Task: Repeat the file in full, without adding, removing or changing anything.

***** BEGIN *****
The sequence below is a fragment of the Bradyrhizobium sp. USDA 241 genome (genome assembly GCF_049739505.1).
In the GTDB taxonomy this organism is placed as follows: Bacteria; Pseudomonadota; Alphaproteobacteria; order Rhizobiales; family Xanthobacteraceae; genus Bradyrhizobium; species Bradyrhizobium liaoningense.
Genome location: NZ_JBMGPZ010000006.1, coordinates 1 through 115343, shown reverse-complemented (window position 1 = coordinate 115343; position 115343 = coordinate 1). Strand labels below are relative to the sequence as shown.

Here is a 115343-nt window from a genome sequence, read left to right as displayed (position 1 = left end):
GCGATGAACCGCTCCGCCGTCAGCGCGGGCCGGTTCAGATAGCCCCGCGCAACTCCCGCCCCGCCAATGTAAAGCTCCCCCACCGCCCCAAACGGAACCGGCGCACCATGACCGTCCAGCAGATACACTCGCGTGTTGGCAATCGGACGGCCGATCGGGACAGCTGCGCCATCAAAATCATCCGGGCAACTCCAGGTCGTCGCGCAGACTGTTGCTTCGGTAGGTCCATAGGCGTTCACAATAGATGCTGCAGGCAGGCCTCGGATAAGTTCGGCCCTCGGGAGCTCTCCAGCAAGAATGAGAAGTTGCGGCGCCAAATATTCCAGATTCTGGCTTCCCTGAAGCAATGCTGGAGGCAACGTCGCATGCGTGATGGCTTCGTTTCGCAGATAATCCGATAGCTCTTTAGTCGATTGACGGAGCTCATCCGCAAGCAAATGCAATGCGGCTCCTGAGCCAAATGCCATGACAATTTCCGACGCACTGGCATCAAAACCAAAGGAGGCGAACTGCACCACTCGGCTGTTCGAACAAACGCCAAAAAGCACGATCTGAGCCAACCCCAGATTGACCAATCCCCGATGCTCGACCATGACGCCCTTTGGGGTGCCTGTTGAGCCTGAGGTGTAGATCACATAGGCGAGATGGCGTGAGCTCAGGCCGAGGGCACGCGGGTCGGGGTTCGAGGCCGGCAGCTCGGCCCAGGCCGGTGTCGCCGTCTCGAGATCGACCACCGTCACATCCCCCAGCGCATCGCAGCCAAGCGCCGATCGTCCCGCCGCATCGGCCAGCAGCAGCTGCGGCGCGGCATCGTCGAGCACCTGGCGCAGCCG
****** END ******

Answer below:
The sequence below is a fragment of the Bradyrhizobium sp. USDA 241 genome (genome assembly GCF_049739505.1).
In the GTDB taxonomy this organism is placed as follows: Bacteria; Pseudomonadota; Alphaproteobacteria; order Rhizobiales; family Xanthobacteraceae; genus Bradyrhizobium; species Bradyrhizobium liaoningense.
Genome location: NZ_JBMGPZ010000006.1, coordinates 1 through 115343, shown reverse-complemented (window position 1 = coordinate 115343; position 115343 = coordinate 1). Strand labels below are relative to the sequence as shown.

Here is a 115343-nt window from a genome sequence, read left to right as displayed (position 1 = left end):
GCGATGAACCGCTCCGCCGTCAGCGCGGGCCGGTTCAGATAGCCCCGCGCAACTCCCGCCCCGCCAATGTAAAGCTCCCCCACCGCCCCAAACGGAACCGGCGCACCATGACCGTCCAGCAGATACACTCGCGTGTTGGCAATCGGACGGCCGATCGGGACAGCTGCGCCATCAAAATCATCCGGGCAACTCCAGGTCGTCGCGCAGACTGTTGCTTCGGTAGGTCCATAGGCGTTCACAATAGATGCTGCAGGCAGGCCTCGGATAAGTTCGGCCCTCGGGAGCTCTCCAGCAAGAATGAGAAGTTGCGGCGCCAAATATTCCAGATTCTGGCTTCCCTGAAGCAATGCTGGAGGCAACGTCGCATGCGTGATGGCTTCGTTTCGCAGATAATCCGATAGCTCTTTAGTCGATTGACGGAGCTCATCCGCAAGCAAATGCAATGCGGCTCCTGAGCCAAATGCCATGACAATTTCCGACGCACTGGCATCAAAACCAAAGGAGGCGAACTGCACCACTCGGCTGTTCGAACAAACGCCAAAAAGCACGATCTGAGCCAACCCCAGATTGACCAATCCCCGATGCTCGACCATGACGCCCTTTGGGGTGCCTGTTGAGCCTGAGGTGTAGATCACATAGGCGAGATGGCGTGAGCTCAGGCCGAGGGCACGCGGGTCGGGGTTCGAGGCCGGCAGCTCGGCCCAGGCCGGTGTCGCCGTCTCGAGATCGACCACCGTCACATCCCCCAGCGCATCGCAGCCAAGCGCCGATCGTCCCGCCGCATCGGCCAGCAGCAGCTGCGGCGCGGCATCGTCGAGCACCTGGCGCAGCCG